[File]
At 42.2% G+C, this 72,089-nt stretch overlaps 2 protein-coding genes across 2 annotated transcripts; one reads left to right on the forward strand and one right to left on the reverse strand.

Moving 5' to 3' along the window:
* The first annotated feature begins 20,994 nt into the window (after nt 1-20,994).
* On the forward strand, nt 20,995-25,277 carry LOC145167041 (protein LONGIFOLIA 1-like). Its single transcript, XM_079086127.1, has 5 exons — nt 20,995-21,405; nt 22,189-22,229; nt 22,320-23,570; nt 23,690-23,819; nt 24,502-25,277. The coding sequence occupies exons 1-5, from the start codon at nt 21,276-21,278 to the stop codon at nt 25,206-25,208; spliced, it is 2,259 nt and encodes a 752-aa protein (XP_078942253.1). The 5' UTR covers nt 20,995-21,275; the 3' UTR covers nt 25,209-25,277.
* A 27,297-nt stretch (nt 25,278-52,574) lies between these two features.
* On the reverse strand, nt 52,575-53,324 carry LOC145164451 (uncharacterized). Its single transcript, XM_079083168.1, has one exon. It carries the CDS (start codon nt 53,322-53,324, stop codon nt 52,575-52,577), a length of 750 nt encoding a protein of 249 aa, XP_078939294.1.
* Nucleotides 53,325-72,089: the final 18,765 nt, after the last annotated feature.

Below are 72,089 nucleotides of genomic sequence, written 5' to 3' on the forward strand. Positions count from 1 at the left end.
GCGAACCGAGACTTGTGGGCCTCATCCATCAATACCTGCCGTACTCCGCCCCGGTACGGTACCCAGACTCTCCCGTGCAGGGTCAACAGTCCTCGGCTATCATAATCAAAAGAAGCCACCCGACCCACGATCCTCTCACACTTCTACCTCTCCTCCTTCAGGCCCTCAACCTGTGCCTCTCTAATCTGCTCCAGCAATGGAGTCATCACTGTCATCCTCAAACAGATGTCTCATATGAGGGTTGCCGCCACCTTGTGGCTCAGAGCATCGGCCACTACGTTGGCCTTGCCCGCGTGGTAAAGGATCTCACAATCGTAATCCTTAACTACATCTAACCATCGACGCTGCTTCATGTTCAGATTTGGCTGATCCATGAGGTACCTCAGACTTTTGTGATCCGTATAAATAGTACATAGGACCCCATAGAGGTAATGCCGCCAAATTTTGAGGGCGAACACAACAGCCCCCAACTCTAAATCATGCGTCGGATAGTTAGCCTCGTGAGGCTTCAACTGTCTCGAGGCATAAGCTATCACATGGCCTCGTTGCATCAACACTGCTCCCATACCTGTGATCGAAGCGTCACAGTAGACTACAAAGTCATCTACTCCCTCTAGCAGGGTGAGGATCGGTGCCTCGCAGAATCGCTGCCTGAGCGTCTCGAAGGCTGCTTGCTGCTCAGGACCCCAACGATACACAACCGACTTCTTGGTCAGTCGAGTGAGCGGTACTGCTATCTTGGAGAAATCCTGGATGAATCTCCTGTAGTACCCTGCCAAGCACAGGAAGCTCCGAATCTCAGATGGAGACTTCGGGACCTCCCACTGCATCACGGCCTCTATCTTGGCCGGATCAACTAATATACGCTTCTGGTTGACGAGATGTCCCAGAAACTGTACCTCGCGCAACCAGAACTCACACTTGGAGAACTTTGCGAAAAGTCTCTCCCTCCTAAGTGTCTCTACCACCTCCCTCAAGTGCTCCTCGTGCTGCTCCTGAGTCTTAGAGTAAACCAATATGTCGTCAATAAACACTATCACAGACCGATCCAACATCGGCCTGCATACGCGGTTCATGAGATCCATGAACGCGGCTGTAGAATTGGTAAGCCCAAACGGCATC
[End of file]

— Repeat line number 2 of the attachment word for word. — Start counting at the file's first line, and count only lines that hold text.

Moving 5' to 3' along the window: